Title – Suspiria (2018)
Director – Luca Guadagnino (Call me by Your Name)
Cast – Dakota Johnson, Tilda Swinton, Mia Goth, Chloe Grace Moretz
Plot – In Berlin during the late 1970’s, American dancer Susie (Johnson) begins to uncover the dangerous truth that lays at the heart of the dance school she attends that’s run by Madame Blanc (Swinton) and a collection of other woman.
“Why is everyone so ready to think the worst is over?”
Review by Eddie on 21/03/2019
The prospect of reimagining Dario Argento’s seminal and revered 1977 horror Suspiria is the type of unenviable task you wouldn’t of imagined a lot of filmmakers would’ve been clamoring to undertake, yet after curious choice David Gordon Green departed the long mooted new take on the famed tale, in came Italian director Luca Guadagnino to breathe new life into the skin-crawling story of witches, dancers and unnerving occurrences.
Fresh off the back of his critical and awards darling Call me by Your Name, Guadagnino is the type of in-demand director that this project needed, yet while this self-professed “cover version” of Argento’s classic has its moments, you can’t help but feel like in the big scheme of things, this modern Suspiria is a mostly pointless and disappointing affair.
Firstly, far too long at over 2 and a half hours, Guadagnino’s film which is likely to leave many die-hard fans of the original rather cold, is a film with some great moments of terror and suspense (a prolonged contortion dance scene and a bonkers finale) and some beautifully shot sequences but lacks any undeniably intriguing plot enhancements or true scares that make you feel like this does anything better than its forefather.
Led by Dakota Johnson as new Berlin dance student Susie, whose come from a religiously focused upbringing in America and has formed a new friendship with Tilda Swinton’s dance troupe manager Madame Blanc, as the two bond at the possibly ill-intentioned Markos Tanz Dance Academy, Guadagnino’s film has the same air of dread that the original had but by signposting much of the goings on and allowing us to quickly learn about what goes on behind the scenes, much of the potential mystery of the film is gone, meaning we go through a very long middle patch in the film that feels rather laborsome and tiresome.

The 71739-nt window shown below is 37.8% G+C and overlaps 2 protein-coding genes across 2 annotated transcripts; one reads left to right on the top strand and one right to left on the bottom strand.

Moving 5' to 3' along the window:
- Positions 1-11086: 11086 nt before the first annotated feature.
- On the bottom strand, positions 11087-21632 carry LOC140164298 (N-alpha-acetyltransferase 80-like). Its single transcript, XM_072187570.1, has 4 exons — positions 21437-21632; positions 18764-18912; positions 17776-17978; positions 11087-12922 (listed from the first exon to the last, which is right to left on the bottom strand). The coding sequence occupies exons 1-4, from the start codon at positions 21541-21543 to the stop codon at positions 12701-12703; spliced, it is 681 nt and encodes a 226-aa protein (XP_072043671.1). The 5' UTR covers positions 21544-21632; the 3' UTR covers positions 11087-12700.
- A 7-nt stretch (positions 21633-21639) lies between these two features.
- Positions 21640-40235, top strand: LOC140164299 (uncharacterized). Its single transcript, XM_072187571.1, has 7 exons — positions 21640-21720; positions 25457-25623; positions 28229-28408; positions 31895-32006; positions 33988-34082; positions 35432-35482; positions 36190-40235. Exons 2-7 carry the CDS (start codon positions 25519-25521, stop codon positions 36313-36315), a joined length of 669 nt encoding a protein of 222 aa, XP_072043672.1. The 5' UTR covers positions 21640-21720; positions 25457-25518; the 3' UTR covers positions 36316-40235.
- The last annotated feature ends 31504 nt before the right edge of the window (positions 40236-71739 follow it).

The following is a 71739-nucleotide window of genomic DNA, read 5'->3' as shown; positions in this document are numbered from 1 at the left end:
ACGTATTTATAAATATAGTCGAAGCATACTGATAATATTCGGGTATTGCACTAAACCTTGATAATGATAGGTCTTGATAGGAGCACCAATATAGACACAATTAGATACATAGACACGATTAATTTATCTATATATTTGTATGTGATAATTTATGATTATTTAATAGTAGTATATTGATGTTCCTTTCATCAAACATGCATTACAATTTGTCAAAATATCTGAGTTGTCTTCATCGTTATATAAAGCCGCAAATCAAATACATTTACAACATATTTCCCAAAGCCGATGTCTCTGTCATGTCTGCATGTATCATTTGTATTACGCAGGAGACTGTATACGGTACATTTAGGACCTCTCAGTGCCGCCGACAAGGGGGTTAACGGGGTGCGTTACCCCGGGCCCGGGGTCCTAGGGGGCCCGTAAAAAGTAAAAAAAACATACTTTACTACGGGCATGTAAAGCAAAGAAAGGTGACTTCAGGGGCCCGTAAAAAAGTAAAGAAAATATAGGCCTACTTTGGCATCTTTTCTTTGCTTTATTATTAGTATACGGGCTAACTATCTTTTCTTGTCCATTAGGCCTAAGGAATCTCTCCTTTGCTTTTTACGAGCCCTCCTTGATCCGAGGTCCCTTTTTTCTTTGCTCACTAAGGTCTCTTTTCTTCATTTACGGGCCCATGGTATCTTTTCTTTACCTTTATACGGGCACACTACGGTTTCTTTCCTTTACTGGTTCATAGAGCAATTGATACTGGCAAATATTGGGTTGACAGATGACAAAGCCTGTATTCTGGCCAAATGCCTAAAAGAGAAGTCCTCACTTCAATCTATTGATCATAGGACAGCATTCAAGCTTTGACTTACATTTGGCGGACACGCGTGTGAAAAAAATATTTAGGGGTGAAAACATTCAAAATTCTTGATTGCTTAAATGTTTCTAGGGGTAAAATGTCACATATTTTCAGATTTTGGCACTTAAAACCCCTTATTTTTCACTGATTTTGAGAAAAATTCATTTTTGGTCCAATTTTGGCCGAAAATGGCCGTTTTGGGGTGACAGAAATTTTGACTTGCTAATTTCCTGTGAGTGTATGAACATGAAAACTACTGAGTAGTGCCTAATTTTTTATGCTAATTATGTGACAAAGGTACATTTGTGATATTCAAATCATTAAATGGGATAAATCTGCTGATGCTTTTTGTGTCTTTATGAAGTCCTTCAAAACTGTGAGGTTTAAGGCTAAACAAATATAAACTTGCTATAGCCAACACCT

Making matters much worse is the bizarre decision by Guadagnino and his screenwriter David Kajganich to include a screen hogging side plot of Tilda Swinton’s elderly psychiatrist Dr. Klemperer, whose quest to unearth the disappearance of Chloe Grace Moretz’s missing dance student Patricia takes up far too much of the films attention for very little payoff.
It’s an extremely odd choice, even distracting thanks to the choice to have Swinton play this male role under some terrible make-up effects and it’s hard to know why this decision was made, especially when the films best elements are played out in the surrounds of the dance academy walls.
This decision is a real game changer for the film and no matter the commitments of the performers, the moody score by Radiohead’s Thom Yorke (which isn’t as memorable as Goblin’s original offering) or the wince inducing violence can make up for it at the end of the day.
Final Say –
An overly long and frequently odd new take on a classic horror fable with some seriously unnecessary sub-plots, Suspiria isn’t without moments of merit but considering the talent involved behind and in front of the camera, this is a disappointing exercise that’s curiously devoid of any real lasting scares or frights.
2 ½ humiliated police officers out of 5